The difference a ball makes ...

Cricket is uniquely complicated, even impenetrable. So when controversy blows up, it is never going to be simple. With Sunday's ball-tampering row leading to the first forfeiture of a Test in 129 years, STEVE DOWNES sizes up what it means for the game.

Cricket is uniquely complicated, even impenetrable. So when controversy blows up, it is never going to be simple. With Sunday's ball-tampering row leading to the first forfeiture of a Test in 129 years, STEVE DOWNES sizes up what it means for the game.

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And it was all going so well. Test series between England and Pakistan have been notoriously volatile in recent years. From England captain Mike Gatting jabbing his finger in the face of Pakistani umpire Shakoor Rana in 1987 to unproven allegations of ball tampering in 1992 when bowlers Waqar Younis and Wasim Akram destroyed England, the match-up has had its moments.

And with relations between the Islamic world and the “West” looking wafer-thin, pessimists could have been forgiven for expecting Pakistan's current tour of England to be explosive.


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But - until Sunday's extraordinary events - this series has been the most harmonious between the two sides for decades.

Now - as the first out of 1,814 Tests to be conceded by forfeit - it is one of the most notorious in the history of cricket.

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Which means it is also the first ever Test to be won by the team scoring the least runs. England, it seems, really have mastered the art of winning in all circumstances.

But, mercifully, it is unlikely to become a diplomatic crisis.

England's players were bemused bystanders, and the tourists already had their favourite hate figure to point the finger at - umpire Darrell Hair.

Which brings us to the issue of the International Cricket Council's (ICC) role in the farce at The Oval.

Knowing that Pakistanis hate Hair, they myopically appointed him to officiate in the Fourth Test.

Former England batsman Geoffrey Boycott said: “It should have been obvious that appointing him created a situation like a volcano waiting to erupt.”

According to Ian Botham, the ICC is also culpable for leaving 23,000 paying spectators, millions of TV viewers and radio listeners “completely in the dark”.

Botham said: “They needed to make a statement specifying exactly why the ball was changed, what they had seen, who was involved and how often.”

Politician and former Pakistan cricketer Imran Khan said the “pride of an entire people has been tarnished” by Hair's decision to award England five penalty runs and the choice of a different ball.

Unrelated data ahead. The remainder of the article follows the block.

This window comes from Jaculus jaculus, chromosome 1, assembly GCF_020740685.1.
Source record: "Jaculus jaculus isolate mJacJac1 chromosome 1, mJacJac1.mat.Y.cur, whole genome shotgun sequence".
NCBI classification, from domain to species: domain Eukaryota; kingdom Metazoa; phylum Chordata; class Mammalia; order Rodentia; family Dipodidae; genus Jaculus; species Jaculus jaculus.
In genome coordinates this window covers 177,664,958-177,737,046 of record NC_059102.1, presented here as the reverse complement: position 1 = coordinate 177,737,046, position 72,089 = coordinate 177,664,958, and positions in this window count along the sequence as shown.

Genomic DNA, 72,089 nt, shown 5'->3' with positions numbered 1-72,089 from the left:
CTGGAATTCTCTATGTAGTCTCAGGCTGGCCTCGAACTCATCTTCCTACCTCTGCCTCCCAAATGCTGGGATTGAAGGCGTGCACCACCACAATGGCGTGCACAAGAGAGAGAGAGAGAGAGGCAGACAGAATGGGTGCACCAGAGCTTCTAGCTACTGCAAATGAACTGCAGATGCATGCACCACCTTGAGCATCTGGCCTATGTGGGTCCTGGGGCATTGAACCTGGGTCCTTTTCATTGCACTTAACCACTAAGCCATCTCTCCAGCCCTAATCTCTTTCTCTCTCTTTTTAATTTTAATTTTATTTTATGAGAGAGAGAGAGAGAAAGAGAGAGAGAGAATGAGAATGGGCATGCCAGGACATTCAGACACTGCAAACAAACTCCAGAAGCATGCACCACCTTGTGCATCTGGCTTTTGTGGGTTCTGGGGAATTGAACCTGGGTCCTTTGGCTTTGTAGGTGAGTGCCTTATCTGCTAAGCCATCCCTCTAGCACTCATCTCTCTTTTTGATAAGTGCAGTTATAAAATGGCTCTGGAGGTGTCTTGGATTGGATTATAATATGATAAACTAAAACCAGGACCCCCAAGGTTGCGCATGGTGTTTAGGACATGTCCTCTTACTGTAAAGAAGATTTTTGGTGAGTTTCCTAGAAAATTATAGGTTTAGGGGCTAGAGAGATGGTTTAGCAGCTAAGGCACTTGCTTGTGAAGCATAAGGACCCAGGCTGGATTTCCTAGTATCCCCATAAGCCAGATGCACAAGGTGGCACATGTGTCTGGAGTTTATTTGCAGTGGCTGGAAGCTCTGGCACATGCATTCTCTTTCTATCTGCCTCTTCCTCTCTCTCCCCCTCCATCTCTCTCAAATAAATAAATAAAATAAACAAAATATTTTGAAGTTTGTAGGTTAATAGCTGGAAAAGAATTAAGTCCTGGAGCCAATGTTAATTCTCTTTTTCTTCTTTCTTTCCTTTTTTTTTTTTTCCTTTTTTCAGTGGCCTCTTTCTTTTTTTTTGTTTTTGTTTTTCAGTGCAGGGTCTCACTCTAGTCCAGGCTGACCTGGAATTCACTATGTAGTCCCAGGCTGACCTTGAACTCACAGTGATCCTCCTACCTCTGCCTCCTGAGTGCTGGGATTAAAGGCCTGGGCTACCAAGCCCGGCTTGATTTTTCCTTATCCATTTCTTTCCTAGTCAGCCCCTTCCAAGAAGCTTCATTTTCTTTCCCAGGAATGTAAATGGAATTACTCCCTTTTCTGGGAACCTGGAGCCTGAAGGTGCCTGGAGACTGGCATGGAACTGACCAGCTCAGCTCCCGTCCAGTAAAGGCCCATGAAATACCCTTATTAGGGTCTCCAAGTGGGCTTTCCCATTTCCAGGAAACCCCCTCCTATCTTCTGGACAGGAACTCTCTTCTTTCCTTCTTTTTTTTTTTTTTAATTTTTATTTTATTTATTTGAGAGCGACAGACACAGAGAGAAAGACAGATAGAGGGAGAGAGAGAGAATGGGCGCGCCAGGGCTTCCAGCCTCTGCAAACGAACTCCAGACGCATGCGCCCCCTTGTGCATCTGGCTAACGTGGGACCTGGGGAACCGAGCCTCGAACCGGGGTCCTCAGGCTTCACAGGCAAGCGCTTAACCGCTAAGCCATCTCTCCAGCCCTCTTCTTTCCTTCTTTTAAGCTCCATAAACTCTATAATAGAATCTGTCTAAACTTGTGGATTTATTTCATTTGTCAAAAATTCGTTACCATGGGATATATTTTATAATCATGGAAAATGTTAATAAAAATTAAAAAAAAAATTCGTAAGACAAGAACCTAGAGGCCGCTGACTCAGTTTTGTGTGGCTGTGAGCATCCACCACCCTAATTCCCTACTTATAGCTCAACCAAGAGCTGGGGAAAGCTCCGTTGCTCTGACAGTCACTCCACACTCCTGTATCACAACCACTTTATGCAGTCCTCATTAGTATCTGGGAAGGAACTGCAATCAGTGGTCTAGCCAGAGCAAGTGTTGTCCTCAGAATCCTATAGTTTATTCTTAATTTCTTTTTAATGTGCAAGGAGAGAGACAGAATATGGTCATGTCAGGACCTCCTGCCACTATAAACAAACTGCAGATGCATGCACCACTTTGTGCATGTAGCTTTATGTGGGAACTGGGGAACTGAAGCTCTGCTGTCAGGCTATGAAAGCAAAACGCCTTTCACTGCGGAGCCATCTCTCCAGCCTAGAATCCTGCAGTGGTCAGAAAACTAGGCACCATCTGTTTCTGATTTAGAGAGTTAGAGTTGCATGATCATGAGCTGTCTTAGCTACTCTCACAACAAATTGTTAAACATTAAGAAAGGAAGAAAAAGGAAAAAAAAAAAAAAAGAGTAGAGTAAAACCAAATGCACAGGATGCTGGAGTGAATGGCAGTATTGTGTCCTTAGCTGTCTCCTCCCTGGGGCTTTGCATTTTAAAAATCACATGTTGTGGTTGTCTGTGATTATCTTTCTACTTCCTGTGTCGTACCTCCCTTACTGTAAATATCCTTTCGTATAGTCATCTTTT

He also called for Hair to be sued by Pakistan for “defamation”. Coming from someone who has not seen the ball in question, nor spoken to the umpires, it sounds like a slight over-reaction.

Former England skipper Nasser Hussain, meanwhile, said Pakistan were right to refuse to come on to the field after the allegations of cheating.

All heartfelt opinions, but surely the greater good of the game would have been served by Pakistan coming out to complete the match - then launching an impassioned defence of their integrity at its completion?

Their decision to stage a sit-in looked like an attempt to blackmail the umpires into changing their minds. Nonetheless, in passionate situations decisions are made from the heart, not the head.

Cricket's world governing body is now charged with administering justice - and hopefully looking again at the rules that allowed the situation to develop.

As they stand, if umpires are sure that a ball has been tampered with, they can act without consulting the captain of the fielding team.

With ball tampering notoriously difficult to prove, there must be room for making the process more transparent.

The tasks of judge and jury fall to ICC chief match referee Ranjan Madugalle, who must come up with a watertight verdict on the charges of ball tampering and bringing cricket into disrepute levelled against Pakistan captain Inzamam-ul-Haq.

If they are not proven, then some serious questions will be asked about the future of Hair and his fellow umpire Billy Doctrove.

But if evidence of cheating is unearthed, the ICC is going to have to be brave enough to ignore the likely hysteria and dish out some draconian punishments.

Let's hope Madugalle has the wisdom of Solomon and the hide of a rhinoceros.

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